With an H&E stain, mucus and cartilage will stain a light blue color.

histology slide
Histology slide courtesy
of anonymous donation

Iron Hematoxylin
This histology stain will stain nuclei bluish/black.

Luna Stain
This histology stain can be used to demonstrate elastin and mast cells. Elastin fibers and mast cells will stain purple. Nuclei will stain black.

histology slide
Histology slide courtesy
of Paragon Bioservices

Luxol Fast Blue
This histology stain is the alcohol soluble equivalent of alician blue. Luxol fast blue is used to demonstrate myelin. It stains myelin blue to blue/green. Neurons stain violet. Red blood cells stain blue.

histology slide
Histology slide courtesy
of Paragon Bioservices

Mallory Trichome
A trichrome histology stain is a mixture of three dyes. This histology stain is used on connective tissue to visualize collagen and reticular fibers.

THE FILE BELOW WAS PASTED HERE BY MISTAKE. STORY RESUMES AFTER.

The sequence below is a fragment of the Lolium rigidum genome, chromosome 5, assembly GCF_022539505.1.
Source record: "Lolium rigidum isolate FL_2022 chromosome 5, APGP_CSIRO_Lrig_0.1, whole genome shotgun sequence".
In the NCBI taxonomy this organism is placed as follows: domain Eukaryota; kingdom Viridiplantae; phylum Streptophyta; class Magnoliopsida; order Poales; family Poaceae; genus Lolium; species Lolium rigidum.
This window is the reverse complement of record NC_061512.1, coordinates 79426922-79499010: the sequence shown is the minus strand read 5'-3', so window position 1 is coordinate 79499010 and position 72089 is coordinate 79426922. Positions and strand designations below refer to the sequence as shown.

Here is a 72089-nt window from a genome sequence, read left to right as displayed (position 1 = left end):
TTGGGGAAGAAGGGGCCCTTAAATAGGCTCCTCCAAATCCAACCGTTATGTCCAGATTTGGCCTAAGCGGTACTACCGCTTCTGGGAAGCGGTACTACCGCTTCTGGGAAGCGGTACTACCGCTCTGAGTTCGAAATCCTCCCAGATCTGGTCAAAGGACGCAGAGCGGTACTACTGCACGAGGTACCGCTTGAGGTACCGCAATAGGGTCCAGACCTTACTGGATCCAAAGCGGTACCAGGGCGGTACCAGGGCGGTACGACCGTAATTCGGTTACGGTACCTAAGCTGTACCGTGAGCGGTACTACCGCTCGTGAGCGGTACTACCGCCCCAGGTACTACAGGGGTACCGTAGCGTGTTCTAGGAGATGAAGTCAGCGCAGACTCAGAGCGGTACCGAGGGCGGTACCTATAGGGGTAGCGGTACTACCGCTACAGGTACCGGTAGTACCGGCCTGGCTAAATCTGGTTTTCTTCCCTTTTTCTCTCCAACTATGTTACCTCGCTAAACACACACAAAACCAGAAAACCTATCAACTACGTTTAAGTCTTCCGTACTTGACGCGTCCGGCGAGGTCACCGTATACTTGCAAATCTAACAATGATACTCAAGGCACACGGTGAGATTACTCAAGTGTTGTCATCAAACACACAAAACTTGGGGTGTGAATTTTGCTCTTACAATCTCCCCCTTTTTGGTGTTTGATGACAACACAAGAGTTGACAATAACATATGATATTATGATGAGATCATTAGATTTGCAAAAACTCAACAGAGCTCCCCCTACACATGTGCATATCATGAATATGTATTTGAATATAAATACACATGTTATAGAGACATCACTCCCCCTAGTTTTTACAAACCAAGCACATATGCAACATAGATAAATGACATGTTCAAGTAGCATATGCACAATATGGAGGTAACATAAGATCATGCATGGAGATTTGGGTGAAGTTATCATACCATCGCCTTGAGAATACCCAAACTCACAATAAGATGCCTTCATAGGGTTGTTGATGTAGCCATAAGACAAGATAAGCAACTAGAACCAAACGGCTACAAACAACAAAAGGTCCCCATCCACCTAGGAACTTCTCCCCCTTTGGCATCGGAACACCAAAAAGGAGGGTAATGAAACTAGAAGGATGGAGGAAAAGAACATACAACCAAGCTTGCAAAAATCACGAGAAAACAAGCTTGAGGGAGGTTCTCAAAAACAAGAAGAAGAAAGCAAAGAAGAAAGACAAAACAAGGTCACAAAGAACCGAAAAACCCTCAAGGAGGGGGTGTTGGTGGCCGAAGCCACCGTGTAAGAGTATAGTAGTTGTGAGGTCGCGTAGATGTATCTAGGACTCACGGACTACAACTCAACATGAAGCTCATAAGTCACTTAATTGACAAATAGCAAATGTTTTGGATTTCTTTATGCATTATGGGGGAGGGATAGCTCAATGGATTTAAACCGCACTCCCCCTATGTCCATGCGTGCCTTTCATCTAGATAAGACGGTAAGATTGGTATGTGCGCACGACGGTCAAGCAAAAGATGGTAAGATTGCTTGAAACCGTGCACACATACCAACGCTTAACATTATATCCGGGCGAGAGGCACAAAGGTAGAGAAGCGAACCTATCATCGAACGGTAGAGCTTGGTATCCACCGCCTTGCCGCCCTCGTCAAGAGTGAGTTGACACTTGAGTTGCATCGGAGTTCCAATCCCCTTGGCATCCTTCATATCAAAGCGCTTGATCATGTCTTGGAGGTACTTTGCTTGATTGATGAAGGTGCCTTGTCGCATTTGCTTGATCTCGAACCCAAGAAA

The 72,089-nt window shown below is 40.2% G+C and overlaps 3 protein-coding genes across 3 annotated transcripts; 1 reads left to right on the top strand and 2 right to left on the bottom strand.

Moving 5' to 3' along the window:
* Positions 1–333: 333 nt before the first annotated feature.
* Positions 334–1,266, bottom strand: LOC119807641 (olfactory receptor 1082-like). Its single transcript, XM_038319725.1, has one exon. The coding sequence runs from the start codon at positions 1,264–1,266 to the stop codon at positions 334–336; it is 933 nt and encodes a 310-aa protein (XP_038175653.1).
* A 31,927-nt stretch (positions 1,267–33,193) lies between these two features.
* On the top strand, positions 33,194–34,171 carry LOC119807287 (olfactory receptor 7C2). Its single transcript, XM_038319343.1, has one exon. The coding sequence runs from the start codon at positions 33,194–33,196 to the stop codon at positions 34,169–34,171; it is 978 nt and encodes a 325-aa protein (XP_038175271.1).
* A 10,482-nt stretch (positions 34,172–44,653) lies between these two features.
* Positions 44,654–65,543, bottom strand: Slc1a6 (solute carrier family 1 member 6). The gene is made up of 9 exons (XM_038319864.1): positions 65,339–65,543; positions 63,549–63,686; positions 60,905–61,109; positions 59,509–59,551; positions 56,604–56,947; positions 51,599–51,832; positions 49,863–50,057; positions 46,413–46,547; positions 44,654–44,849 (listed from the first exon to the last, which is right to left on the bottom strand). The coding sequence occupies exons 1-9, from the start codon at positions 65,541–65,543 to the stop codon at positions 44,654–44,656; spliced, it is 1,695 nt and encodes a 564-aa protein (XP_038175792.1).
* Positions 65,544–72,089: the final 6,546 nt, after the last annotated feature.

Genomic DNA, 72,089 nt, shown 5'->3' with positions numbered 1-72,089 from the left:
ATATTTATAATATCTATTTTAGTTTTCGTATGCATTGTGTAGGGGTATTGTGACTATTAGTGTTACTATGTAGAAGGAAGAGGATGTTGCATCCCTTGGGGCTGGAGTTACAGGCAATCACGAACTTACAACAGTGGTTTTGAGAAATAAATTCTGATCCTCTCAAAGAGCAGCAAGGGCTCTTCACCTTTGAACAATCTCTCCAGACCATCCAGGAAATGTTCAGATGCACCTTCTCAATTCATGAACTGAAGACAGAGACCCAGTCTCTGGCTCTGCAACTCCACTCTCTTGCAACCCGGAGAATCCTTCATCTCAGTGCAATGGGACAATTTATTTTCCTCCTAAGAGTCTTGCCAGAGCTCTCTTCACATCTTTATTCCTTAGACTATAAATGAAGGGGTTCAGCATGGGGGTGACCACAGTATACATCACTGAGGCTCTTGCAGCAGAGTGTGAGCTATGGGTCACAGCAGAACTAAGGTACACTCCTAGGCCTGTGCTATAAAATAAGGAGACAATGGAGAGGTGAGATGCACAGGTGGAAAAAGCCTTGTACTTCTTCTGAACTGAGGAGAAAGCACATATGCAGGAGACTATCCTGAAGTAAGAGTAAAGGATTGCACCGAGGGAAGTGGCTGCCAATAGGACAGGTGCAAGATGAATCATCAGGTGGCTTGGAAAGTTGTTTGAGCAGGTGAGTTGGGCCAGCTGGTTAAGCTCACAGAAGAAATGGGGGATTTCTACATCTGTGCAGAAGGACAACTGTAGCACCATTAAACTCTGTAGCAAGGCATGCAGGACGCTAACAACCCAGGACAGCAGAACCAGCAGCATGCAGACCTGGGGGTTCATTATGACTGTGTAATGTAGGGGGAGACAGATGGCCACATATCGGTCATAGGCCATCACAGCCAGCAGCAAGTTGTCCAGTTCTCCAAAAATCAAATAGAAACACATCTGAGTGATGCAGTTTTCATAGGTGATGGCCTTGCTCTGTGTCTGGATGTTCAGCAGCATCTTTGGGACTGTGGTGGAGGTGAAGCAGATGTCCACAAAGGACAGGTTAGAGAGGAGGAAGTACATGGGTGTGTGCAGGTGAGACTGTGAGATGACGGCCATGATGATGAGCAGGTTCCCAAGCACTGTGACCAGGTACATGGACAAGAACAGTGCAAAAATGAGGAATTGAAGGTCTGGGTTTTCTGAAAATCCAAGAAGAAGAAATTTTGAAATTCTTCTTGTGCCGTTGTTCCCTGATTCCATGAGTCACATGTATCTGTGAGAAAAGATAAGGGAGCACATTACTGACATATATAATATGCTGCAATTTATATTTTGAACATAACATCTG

Masson Trichome
A trichrome histology stain is a mixture of three dyes. This histology stain can be helpful for differentiating cellular from extracellular items. This histology stain uses light green, iron hematoxylin, and acid fuchsin. It is useful on connective tissue.

Collagen fibers stain green or blue with Masson's trichrome stain. Muscle and keratin will be red. Cytoplasm will be pink to red. Nuclei will be black.

histology slide
Histology slide courtesy
of Paragon Bioservices

Movat's Pentachrome Stain
This histology stain is used to visualize connective tissue.

histology slide
Histology slide courtesy of National
Heart, Lung, and Blood Institute (NHLBI) and
National Human Genome Research Institute

Mucicarmine
Mucicarmine is a histology stain used to see epithelial mucin. It stains it a deep red.

Nissl Stains
These histology stains are basic dyes. They stain RNA and DNA. It is used to see Nissl body in neurons. Nissl bodies stain purple/blue.

histology slide
Histology slide courtesy
of Paragon Bioservices